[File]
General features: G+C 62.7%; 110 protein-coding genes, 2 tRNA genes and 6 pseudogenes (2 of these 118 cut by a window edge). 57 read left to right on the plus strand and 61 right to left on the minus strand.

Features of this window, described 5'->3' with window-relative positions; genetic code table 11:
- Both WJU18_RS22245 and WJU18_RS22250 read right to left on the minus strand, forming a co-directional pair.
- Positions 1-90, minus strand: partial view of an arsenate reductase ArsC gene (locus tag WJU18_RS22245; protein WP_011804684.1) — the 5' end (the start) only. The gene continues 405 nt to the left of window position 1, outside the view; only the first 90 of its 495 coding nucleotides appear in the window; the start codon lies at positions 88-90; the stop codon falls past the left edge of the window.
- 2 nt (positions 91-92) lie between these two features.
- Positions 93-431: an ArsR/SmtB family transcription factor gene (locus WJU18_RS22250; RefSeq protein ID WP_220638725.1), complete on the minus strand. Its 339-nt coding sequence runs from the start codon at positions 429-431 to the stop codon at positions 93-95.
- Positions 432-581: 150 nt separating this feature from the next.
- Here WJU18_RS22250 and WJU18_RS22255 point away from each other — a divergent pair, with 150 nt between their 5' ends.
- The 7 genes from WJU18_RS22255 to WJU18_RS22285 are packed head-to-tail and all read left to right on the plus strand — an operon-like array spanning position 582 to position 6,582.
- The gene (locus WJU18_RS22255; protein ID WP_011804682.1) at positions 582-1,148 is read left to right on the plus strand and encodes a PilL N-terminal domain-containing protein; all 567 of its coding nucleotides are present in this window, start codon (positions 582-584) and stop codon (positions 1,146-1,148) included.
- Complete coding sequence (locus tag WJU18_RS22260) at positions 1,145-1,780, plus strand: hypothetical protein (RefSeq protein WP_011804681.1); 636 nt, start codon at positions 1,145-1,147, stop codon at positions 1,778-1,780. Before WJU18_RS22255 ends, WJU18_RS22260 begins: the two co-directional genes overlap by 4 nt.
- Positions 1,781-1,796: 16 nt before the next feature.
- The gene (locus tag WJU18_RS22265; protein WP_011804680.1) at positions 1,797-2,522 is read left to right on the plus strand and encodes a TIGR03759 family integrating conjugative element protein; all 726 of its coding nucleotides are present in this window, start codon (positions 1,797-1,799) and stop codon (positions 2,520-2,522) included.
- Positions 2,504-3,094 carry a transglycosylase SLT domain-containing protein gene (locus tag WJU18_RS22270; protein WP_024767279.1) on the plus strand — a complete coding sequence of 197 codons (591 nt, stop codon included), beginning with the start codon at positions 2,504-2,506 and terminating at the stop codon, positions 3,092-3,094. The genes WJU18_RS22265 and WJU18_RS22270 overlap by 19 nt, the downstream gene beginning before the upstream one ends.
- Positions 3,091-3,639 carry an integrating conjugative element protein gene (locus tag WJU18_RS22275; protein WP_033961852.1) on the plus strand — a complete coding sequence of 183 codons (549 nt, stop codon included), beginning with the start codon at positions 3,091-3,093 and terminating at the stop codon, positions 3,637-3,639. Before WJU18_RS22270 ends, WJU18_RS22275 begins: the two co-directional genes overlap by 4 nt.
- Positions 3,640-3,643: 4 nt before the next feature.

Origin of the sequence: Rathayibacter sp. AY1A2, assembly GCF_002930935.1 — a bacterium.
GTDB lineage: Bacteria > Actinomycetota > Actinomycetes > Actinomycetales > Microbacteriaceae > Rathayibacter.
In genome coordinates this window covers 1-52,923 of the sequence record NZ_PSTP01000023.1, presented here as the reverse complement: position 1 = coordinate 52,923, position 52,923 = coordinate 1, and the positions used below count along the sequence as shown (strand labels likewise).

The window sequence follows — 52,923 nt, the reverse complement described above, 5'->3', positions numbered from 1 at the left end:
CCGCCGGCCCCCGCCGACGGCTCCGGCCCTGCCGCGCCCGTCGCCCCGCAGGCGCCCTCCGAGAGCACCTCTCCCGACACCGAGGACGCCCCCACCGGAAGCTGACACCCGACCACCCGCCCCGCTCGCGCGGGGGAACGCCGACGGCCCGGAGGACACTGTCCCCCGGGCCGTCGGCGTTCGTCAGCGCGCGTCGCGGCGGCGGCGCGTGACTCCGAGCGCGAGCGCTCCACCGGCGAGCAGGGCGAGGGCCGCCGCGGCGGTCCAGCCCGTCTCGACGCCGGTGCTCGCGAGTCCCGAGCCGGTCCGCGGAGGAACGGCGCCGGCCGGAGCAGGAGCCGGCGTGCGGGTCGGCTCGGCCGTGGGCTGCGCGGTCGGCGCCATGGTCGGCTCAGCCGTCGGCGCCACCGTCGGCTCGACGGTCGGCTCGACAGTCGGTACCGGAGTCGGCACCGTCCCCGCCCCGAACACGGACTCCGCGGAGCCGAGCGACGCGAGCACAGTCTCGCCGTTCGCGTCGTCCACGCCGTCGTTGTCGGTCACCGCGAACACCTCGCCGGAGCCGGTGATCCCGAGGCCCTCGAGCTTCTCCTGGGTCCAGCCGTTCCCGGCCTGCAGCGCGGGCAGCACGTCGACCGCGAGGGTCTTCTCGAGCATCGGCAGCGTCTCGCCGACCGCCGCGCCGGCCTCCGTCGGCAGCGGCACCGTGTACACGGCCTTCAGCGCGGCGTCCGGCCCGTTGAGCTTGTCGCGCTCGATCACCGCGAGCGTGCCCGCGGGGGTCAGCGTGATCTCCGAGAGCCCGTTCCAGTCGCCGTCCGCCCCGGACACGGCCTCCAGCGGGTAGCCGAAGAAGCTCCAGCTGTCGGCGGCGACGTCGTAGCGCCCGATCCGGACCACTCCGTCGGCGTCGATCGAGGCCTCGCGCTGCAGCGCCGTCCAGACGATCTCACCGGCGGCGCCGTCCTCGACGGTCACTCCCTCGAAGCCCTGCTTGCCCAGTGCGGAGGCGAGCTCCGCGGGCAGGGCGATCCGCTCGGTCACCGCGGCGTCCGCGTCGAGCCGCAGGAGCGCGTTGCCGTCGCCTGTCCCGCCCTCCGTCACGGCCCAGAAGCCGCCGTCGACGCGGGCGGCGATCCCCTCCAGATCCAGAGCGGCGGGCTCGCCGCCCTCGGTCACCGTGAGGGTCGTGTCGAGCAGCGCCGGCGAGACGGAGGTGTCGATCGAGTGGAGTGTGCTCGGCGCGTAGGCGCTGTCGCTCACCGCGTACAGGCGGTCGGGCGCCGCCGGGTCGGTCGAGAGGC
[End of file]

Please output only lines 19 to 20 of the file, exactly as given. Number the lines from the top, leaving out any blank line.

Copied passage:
In genome coordinates this window covers 1-52,923 of the sequence record NZ_PSTP01000023.1, presented here as the reverse complement: position 1 = coordinate 52,923, position 52,923 = coordinate 1, and the positions used below count along the sequence as shown (strand labels likewise).

The window sequence follows — 52,923 nt, the reverse complement described above, 5'->3', positions numbered from 1 at the left end: